Mathematical simulations of sphingosine-1-phosphate actions on mammalian ventricular myofibroblasts and myocytes

MacCannell, K.A., Chilton, L., Smith, G.L. and Giles, W.R. (2015) Mathematical simulations of sphingosine-1-phosphate actions on mammalian ventricular myofibroblasts and myocytes. In: Dixon, I. M.C. and Wigle, J. T. (eds.) Cardiac Fibrosis and Heart Failure: Cause or Effect? Series: Advances in biochemistry in health and disease. Springer: Cham, pp. 299-322. ISBN 9783319174365 (doi:10.1007/978-3-319-17437-2_16)

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Mathematical modeling has been used to explore the consequences of the actions of sphingosine-1-phosphate (S-1-P) within the ventricular myocardium. Electrophysiological data obtained from rabbit cultured myofibroblasts [1] provided the basis for formulation of our model of electrotonic coupling between ventricular myocytes and fibroblasts [2]. Specifically, our in silico fibroblast/myocyte hybrid model was modified to account for the electrophysiological properties that are characteristic of the myofibroblast (the wound healing phenotype of the fibroblast). In addition, equations describing an S-1-P-induced current that can be activated in the myofibroblast were added. The sets of simulations that constitute this paper demonstrate that S-1-P can cause a significant depolarization of the resting membrane potential in both the myofibroblast and myocyte . When the myocyte to fibroblast coupling ratio is 1:1, this concentration-dependent effect is due to ligand-gated current in the myofibroblast depolarizing the myocyte through heterotypic connexin-mediated intercellular junctions. In addition to changing the resting potential in the myocyte, the S-1-P induced current resulted in significant changes in action potential waveform. A second set of simulations was done for the purpose of exploring the effects of S-1-P on myocytes that have some of the main electrophysiological properties of those from the failing heart. In these computations, the ten Tusscher model of the human ventricular myocyte was modified by reducing parameters as follows: cell capacitance, inward rectifier K + current, delayed-rectifier K + currents (IKs and IKr), and transient outward K + current. In combination, these changes (each of which is associated with heart failure), resulted in prolongation of action potential duration. Simulations of electrotonic coupling between this model ‘failing’ myocyte and myofibroblasts demonstrated that the resting potential and APD in the failing myocyte is more susceptible to modulation by electrotonic influences from S-1-P-stimulated myofibroblasts when a ‘failing’ electrophysiological phenotype in the ventricular myocyte is introduced. In summary, our simulations draw attention to important effects of S-1-P on the ventricular myocardium even when this paracrine substance acts only on the fibroblast cell population. These cell-specific S-1-P effects alter the myocyte action potential via electrotonic coupling. It is apparent that myofibroblasts can have significant effects on myocyte action potentials; and that these effects would be expected to be more pronounced in the presence of ligand-gated effects on the myofibroblast . The general setting that we have attempted to replicate with this first order model has some similarities to acute or sterile inflammation in the myocardium wherein S-1-P concentrations in the interstitium are relatively high.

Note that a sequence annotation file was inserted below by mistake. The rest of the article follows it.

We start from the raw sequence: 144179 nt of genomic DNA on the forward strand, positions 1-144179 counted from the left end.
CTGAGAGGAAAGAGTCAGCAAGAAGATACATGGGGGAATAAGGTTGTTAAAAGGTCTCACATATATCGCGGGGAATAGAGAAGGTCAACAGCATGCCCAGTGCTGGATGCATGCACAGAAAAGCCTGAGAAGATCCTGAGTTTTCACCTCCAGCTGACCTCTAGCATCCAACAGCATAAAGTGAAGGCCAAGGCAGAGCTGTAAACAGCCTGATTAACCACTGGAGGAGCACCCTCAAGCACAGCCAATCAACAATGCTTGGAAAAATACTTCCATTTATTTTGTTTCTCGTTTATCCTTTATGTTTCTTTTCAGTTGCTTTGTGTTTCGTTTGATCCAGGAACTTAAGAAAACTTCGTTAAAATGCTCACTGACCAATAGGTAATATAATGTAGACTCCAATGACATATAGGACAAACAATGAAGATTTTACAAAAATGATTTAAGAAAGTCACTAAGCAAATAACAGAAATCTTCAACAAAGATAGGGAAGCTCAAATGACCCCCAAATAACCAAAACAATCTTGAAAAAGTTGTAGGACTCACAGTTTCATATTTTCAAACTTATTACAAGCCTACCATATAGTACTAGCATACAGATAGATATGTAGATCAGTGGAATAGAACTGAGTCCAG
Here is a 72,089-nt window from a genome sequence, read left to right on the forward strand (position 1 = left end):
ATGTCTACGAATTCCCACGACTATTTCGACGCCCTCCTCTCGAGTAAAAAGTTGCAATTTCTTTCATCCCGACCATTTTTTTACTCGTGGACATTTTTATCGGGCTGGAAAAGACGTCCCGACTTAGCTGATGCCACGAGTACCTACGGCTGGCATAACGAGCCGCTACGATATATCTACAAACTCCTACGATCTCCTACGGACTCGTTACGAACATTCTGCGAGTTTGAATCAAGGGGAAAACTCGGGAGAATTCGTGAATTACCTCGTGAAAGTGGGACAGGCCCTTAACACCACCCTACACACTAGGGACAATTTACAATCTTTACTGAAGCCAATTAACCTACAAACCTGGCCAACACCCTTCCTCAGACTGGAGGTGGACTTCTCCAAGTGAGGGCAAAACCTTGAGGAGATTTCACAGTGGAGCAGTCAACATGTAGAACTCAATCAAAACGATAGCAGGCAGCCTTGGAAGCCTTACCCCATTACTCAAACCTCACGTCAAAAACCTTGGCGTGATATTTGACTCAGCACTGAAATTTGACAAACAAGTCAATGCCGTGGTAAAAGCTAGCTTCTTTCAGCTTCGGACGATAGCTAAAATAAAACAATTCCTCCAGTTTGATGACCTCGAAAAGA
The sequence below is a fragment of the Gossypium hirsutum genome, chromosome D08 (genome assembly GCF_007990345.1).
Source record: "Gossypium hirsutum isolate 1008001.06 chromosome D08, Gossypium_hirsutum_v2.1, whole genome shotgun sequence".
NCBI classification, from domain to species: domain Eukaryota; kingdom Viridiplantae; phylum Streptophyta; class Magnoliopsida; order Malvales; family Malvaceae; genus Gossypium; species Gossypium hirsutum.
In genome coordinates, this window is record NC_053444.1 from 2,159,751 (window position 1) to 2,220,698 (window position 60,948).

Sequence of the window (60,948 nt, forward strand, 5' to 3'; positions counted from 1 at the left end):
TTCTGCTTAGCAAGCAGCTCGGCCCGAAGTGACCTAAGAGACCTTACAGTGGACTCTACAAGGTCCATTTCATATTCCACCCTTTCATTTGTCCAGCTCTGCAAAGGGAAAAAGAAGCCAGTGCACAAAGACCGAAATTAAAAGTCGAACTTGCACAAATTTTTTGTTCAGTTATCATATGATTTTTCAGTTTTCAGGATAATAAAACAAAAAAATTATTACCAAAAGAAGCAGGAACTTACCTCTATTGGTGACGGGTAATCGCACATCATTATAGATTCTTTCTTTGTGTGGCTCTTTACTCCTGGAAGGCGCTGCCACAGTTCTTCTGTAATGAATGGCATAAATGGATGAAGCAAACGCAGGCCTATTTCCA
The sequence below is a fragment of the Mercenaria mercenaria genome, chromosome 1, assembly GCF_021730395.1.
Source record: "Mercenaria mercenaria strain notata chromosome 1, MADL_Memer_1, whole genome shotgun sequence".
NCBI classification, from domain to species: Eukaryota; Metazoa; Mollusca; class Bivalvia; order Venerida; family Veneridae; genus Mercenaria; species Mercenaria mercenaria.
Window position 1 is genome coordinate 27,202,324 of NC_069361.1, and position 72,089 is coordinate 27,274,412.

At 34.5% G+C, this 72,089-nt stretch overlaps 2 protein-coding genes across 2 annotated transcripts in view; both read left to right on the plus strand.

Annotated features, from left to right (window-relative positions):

Item Type:Book Sections
Glasgow Author(s) Enlighten ID:Smith, Professor Godfrey
Authors: MacCannell, K.A., Chilton, L., Smith, G.L., and Giles, W.R.
College/School:College of Medical Veterinary and Life Sciences > Institute of Cardiovascular and Medical Sciences

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